We understand from TfL’s supplementary report of 30 January 2006 that provisional data for 2005 indicates that levels of PM10 and NO2 exceeded the annual mean objectives at more than one monitoring site in London. TfL’s report makes clear that exceedances of these standards in 2005, by ratified data, would be a legal breach of UK regulations. We understand that, under local air quality management (LAQM), local authorities, including the Greater London Authority (GLA), have a statutory obligation to work towards these national air quality objectives. We await the publication of this data expected in May.
We are keen to understand, through a meeting or otherwise, whether TfL and the Mayor’s office considers that the combination of the Congestion Charge Extension from February 2007 and TfL’s currently proposed Low Emission Zone plans from early 2008 are likely to reduce actual air pollution levels sufficiently to meet official air pollution targets across the Knightsbridge area. Air pollution maps, for example, show that annual mean NO2 levels are substantially greater in local residential streets than the objective of a maximum of 40 ppb and are much higher in the main thoroughfares of Brompton Road, Knightsbridge and Sloane Street. Even if targets for NO2, PM10 and other air pollutants are likely to met over the next two years, we are keen that air quality should be improved more quickly e.g. through reductions in overall traffic volumes, the essential early reinstatement of the right–turn from Knightsbridge to Brompton Road by the Burberry building and by measures to control dust from massive local redevelopments.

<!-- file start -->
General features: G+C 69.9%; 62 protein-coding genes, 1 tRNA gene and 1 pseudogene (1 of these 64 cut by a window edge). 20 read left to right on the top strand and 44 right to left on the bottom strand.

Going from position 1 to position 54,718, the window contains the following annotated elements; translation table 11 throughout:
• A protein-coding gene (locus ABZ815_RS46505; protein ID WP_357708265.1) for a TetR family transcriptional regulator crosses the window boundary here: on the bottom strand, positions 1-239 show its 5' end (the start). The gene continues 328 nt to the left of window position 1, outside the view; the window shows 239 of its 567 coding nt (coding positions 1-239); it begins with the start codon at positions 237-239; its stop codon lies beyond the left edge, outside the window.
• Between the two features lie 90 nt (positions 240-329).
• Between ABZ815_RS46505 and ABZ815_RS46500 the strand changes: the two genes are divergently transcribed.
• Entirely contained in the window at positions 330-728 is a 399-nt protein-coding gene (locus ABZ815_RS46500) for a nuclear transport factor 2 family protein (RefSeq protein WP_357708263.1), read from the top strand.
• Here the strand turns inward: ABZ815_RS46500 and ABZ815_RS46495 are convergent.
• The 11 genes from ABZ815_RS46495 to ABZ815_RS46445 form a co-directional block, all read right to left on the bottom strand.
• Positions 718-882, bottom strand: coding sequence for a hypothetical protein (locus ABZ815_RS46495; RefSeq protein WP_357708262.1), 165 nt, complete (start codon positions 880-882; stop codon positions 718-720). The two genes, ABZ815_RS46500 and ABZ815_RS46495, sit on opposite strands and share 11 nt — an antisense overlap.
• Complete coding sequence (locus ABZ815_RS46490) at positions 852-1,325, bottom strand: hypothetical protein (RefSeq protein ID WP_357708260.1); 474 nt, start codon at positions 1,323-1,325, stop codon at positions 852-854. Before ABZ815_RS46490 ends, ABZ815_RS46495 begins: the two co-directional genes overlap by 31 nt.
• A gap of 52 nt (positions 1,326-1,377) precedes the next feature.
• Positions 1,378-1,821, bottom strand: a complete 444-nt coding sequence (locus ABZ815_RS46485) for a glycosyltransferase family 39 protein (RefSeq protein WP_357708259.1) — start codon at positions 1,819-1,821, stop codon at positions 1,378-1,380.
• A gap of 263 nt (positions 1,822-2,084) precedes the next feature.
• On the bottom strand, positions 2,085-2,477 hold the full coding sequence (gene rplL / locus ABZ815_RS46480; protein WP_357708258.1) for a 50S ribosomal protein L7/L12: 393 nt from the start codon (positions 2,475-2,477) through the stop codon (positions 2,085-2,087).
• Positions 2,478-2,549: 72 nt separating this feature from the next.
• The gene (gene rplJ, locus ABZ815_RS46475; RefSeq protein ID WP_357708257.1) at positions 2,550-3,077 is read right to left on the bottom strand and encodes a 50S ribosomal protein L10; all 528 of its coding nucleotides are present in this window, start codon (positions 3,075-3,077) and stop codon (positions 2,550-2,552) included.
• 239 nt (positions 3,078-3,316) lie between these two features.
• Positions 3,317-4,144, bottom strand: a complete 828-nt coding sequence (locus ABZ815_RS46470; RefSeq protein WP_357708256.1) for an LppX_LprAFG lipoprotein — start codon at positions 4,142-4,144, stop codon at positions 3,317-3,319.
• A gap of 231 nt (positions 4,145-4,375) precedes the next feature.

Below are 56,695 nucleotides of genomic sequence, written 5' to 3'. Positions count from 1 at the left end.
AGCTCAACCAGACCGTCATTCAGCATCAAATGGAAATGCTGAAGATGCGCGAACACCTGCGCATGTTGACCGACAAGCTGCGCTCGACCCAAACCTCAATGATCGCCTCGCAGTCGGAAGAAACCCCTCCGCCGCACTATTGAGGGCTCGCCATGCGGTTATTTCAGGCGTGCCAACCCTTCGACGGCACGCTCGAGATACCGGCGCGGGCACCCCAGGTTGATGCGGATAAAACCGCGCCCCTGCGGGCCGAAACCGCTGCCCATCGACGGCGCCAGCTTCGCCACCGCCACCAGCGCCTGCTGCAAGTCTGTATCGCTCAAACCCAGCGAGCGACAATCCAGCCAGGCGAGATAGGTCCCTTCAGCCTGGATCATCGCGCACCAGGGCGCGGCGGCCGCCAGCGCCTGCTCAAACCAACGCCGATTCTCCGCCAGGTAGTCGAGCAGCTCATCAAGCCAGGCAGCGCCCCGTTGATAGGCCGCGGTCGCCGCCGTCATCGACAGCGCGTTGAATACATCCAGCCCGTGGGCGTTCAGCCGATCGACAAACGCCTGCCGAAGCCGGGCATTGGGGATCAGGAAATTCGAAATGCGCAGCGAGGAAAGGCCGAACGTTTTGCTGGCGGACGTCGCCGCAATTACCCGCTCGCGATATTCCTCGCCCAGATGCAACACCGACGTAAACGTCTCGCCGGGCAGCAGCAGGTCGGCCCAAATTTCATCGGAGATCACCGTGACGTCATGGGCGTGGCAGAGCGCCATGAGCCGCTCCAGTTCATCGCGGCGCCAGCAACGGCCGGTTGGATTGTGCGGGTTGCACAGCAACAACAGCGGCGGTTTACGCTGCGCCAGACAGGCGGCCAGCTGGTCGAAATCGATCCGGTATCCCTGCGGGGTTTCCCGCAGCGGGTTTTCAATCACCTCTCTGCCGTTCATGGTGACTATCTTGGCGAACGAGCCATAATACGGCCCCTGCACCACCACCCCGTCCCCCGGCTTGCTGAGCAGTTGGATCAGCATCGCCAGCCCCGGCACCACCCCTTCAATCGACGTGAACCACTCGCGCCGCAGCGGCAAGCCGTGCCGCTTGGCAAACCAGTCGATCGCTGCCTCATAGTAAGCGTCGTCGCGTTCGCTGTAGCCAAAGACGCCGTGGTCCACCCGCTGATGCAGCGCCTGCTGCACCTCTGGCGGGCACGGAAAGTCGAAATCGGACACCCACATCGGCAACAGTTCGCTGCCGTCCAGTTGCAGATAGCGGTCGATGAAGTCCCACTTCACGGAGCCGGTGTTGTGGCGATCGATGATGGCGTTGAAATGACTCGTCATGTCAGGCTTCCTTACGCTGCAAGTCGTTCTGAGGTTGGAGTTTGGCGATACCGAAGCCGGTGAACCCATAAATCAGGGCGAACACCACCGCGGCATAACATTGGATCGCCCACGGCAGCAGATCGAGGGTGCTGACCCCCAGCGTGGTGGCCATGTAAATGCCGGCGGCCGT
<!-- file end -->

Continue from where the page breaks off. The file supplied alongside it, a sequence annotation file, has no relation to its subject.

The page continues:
We are keen also to understand, again through meetings with Martin Low and/or Paul Morse or otherwise, the detail of any plans (including approaches, expected outcomes and timings) of the City of Westminster and the Royal Borough of Kensington and Chelsea to address air pollution specifically in the Knightsbridge area, given that TfL’s website refers to “encouraging London boroughs to improve air quality at a local level through the local Air Quality Management system which could include programmes to reduce emissions from local traffic, new developments, construction activities and borough fleets”.
I look forward to hearing from you and the two Councils (to whom I have also addressed this letter). I have copied Council Leaders Sir Simon Milton and Councillor Merrick Cockell for their information and would welcome any comments or suggestions they may have. I have copied other interested parties.
Planning and Environment Committee
Martin Low, Director of Transportation
Paul Morse, Interim Executive Director for Transport, Environment and Leisure Services
Councillor Sir Simon Milton, The Leader of the Council, City of Westminster
Councillor Merrick Cockell, Leader of the Council, The Royal Borough of Kensington and Chelsea
Mrs Gwyneth Dunwoody MP, Chairman of The Transport Committee
Mark Field MP
Low Emission Zone Consultation team
Michael Wright, Chairman, Planning and Environment Committee